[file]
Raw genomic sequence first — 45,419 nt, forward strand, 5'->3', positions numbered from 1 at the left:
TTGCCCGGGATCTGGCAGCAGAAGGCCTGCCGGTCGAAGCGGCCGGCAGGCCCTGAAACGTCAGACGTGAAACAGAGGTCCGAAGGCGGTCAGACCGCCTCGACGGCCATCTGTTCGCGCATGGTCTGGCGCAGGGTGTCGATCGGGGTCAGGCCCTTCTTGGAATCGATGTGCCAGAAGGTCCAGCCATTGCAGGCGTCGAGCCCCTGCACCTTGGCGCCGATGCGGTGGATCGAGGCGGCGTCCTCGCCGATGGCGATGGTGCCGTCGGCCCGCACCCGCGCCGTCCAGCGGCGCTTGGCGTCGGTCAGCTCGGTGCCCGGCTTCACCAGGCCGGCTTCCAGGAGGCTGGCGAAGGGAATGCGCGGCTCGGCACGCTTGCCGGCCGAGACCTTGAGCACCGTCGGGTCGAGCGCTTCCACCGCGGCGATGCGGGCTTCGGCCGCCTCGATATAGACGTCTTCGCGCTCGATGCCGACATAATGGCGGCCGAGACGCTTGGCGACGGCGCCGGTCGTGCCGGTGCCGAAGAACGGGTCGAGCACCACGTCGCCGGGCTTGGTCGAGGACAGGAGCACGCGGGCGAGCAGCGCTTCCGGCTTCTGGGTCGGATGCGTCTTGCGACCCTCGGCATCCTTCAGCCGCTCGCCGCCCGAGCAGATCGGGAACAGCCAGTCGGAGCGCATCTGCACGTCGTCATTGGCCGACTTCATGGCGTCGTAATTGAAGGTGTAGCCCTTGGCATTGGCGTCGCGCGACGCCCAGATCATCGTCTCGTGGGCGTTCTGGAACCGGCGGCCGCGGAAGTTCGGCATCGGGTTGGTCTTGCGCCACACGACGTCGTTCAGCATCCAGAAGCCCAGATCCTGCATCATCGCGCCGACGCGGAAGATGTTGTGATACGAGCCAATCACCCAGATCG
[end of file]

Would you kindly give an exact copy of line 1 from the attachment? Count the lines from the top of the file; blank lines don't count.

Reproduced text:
Raw genomic sequence first — 45,419 nt, forward strand, 5'->3', positions numbered from 1 at the left: